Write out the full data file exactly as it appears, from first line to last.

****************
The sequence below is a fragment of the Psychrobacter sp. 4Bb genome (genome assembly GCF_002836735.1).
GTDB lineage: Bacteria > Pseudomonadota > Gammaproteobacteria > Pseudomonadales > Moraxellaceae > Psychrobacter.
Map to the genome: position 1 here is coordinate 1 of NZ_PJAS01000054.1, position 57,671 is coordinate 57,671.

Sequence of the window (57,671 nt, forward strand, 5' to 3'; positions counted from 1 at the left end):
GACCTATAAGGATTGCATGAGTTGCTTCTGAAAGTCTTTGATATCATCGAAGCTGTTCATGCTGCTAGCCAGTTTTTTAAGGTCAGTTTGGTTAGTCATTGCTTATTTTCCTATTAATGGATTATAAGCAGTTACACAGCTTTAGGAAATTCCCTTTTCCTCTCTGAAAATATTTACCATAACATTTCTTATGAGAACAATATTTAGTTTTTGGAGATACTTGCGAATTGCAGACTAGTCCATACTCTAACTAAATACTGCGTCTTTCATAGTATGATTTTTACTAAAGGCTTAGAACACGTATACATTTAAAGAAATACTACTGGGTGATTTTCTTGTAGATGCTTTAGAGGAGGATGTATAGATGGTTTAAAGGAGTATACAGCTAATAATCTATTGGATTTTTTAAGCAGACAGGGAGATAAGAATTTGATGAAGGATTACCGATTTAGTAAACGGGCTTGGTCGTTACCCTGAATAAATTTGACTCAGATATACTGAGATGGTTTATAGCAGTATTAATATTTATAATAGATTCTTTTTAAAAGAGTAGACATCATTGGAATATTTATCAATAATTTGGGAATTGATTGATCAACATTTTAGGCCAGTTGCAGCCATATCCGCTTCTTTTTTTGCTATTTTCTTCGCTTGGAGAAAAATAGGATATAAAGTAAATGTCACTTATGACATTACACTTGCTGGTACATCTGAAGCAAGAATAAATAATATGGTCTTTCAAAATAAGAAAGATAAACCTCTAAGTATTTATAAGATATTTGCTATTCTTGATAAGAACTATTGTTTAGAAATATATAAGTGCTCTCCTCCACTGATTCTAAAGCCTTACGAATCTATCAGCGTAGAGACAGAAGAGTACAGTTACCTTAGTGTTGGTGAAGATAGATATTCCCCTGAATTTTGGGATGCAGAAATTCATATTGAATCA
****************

The sequence below is a fragment of the Psychrobacter sp. 4Bb genome (genome assembly GCF_002836735.1).
GTDB lineage: Bacteria > Pseudomonadota > Gammaproteobacteria > Pseudomonadales > Moraxellaceae > Psychrobacter.
Map to the genome: position 1 here is coordinate 1 of NZ_PJAS01000054.1, position 57,671 is coordinate 57,671.

Sequence of the window (57,671 nt, forward strand, 5' to 3'; positions counted from 1 at the left end):
GACCTATAAGGATTGCATGAGTTGCTTCTGAAAGTCTTTGATATCATCGAAGCTGTTCATGCTGCTAGCCAGTTTTTTAAGGTCAGTTTGGTTAGTCATTGCTTATTTTCCTATTAATGGATTATAAGCAGTTACACAGCTTTAGGAAATTCCCTTTTCCTCTCTGAAAATATTTACCATAACATTTCTTATGAGAACAATATTTAGTTTTTGGAGATACTTGCGAATTGCAGACTAGTCCATACTCTAACTAAATACTGCGTCTTTCATAGTATGATTTTTACTAAAGGCTTAGAACACGTATACATTTAAAGAAATACTACTGGGTGATTTTCTTGTAGATGCTTTAGAGGAGGATGTATAGATGGTTTAAAGGAGTATACAGCTAATAATCTATTGGATTTTTTAAGCAGACAGGGAGATAAGAATTTGATGAAGGATTACCGATTTAGTAAACGGGCTTGGTCGTTACCCTGAATAAATTTGACTCAGATATACTGAGATGGTTTATAGCAGTATTAATATTTATAATAGATTCTTTTTAAAAGAGTAGACATCATTGGAATATTTATCAATAATTTGGGAATTGATTGATCAACATTTTAGGCCAGTTGCAGCCATATCCGCTTCTTTTTTTGCTATTTTCTTCGCTTGGAGAAAAATAGGATATAAAGTAAATGTCACTTATGACATTACACTTGCTGGTACATCTGAAGCAAGAATAAATAATATGGTCTTTCAAAATAAGAAAGATAAACCTCTAAGTATTTATAAGATATTTGCTATTCTTGATAAGAACTATTGTTTAGAAATATATAAGTGCTCTCCTCCACTGATTCTAAAGCCTTACGAATCTATCAGCGTAGAGACAGAAGAGTACAGTTACCTTAGTGTTGGTGAAGATAGATATTCCCCTGAATTTTGGGATGCAGAAATTCATATTGAATCA